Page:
After examining the evidence and arguments presented, we conclude that neither party's proposal adequately resolves the matter. With regard to the primary issue, travel expenses and per diem allowances: We believe that, since the Employer is to cover the costs for the Union negotiators from Connecticut and New York through 5 weeks of unassisted bargaining, it is fair for the Union to pay them for all its negotiators should subsequent proceedings be necessary. In such circumstances, it is reasonable to require the Union to share the costs associated with negotiations in which both parties have an equal stake. In this regard, we note that the Union's argument that it lacks sufficient financial resources to do so is unsubstantiated by the record.

    With respect to the payment of travel expenses and per diem allowances related to renegotiations of all or part of the agreement, we shall order the party responsible for the renegotiations to incur the costs. We believe such wording is warranted to avoid the Union's having to incur such costs if the renegotiations are the result of the agency head's disapproval of the agreement. In other words, requiring each party to assume 100 percent of the travel expenses and per diem allowances necessitated by the actions of its ratifier is fair. Furthermore, it should bring pressure to bear on both parties to conduct effective and responsible negotiations. Finally, in the absence of an articulated reason from the Employer as to why we should order the Union (but not the Employer) to have all its negotiators present at FMCS and Panel proceedings, we shall allow the Union to retain some control over its travel expenditures by permitting it to bring less than a full complement of bargaining-team members to those proceedings, should they become necessary, provided that those present have full authority to act on behalf of the Union.


    Pursuant to the authority vested in it by the Federal Service Labor-Management Relations Statute, 5 U.S.C. § 7119, and because of the failure of the parties to resolve their dispute during the course of proceedings instituted pursuant to the Panel's regulations, 5 C.F.R. § 2471.6 (a)(2), the Federal Service Impasses Panel under § 2471.11(a) of its regulations hereby orders the parties to adopt the following wording:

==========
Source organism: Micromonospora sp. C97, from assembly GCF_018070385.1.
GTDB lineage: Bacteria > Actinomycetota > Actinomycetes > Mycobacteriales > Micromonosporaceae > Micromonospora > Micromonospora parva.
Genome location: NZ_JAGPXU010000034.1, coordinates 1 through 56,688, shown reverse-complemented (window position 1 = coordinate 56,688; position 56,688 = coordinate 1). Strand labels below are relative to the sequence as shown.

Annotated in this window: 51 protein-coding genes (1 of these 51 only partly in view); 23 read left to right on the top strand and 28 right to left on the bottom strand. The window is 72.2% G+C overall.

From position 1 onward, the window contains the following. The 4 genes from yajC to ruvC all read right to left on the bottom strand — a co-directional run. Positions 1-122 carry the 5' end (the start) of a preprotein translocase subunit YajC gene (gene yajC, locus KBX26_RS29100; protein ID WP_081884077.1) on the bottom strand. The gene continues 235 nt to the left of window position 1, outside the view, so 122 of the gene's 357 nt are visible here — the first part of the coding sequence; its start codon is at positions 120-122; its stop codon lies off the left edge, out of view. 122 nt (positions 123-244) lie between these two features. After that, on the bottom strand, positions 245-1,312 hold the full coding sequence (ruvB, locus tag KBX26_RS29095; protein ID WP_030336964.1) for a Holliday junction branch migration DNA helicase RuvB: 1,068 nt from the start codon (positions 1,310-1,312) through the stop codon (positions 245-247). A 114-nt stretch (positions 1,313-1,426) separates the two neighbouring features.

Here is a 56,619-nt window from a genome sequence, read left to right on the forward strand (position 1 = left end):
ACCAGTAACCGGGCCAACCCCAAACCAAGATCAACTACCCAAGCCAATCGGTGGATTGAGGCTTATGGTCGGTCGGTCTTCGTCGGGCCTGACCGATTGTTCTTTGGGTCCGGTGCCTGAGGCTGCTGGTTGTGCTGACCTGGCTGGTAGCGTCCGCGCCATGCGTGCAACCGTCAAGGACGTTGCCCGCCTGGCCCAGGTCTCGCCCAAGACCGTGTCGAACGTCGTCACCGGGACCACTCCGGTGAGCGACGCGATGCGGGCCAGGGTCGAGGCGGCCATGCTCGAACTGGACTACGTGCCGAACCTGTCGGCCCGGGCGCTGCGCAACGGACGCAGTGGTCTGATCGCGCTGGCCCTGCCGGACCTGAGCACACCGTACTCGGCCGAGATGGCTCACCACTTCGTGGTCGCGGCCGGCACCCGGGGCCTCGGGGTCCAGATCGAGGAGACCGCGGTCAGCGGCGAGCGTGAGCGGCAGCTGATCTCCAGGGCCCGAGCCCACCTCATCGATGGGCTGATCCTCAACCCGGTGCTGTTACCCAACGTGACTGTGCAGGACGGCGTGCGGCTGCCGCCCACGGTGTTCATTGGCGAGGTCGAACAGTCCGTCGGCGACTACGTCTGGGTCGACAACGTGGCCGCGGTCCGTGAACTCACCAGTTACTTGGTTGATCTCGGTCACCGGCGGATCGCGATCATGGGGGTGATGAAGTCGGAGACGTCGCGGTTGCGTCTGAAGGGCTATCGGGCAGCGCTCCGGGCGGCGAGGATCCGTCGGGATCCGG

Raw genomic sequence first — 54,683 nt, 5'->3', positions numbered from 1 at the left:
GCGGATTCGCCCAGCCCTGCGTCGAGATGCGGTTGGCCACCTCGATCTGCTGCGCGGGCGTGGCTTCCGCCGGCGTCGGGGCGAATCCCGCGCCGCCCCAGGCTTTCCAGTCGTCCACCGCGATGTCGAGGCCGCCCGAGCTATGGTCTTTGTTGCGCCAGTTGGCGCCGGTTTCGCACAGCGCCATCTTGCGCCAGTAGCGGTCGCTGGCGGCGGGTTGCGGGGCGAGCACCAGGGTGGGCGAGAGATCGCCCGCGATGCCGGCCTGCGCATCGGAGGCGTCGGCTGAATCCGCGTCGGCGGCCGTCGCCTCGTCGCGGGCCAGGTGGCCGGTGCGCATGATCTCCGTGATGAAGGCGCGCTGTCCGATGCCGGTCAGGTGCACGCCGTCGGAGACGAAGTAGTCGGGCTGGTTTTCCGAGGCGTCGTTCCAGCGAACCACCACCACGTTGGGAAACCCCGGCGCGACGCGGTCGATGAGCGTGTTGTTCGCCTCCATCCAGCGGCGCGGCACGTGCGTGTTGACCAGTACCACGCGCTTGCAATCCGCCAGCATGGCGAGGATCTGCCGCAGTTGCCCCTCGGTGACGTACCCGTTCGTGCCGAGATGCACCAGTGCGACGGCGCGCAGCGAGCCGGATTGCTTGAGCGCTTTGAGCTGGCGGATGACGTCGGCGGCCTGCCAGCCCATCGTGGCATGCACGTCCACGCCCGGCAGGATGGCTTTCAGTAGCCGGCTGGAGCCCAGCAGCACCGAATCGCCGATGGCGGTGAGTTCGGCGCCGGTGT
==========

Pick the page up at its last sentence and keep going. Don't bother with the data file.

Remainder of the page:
The Union shall pay the travel expenses and per diem allowances of its negotiators related to mediation before the FMCS as well as FSIP proceedings. The Employer shall pay such expenses and allowances for renegotiations related to the agency head's disapproval of all or part of the successor agreement, while the Union shall pay such expenses and allowances related to nonratification of all or part of the agreement by the Union membership. In order to minimize the cost, the Union, at its discretion, may have less than its entire bargaining-team at the table, provided that those present have full authority to act on behalf of the Union.


By direction of the Panel.

Linda A. Lafferty

Executive Director

January 7, 1994

Washington, D.C.


1.As is relevant to the issue at impasse, the parties agreed that negotiations will be held at the Employer's facility in Lexington, Massachusetts, Mondays through Fridays for 5 weeks, beginning the second Monday after the Union's negotiators have completed a March 1994 course on mutual gains bargaining co-sponsored by Cornell University and the Federal Labor Relations Authority, at the Employer's expense. No travel funds will be expended on the Employer's three negotiators because they are all stationed in Lexington. The parties also agreed that the Employer would pay the travel expenses and per diem allowances for three of the five negotiators which the Union may have at the table during the 5 weeks of unassisted bargaining. Specifically, the Employer will pay such expenses for the presidents of Locals 3237, 3244, and 3883 who will be travelling to Lexington from Connecticut and New York. The presidents of the Council and Local 2551 will be commuting each day from Nashua, New Hampshire, to Lexington by personally-o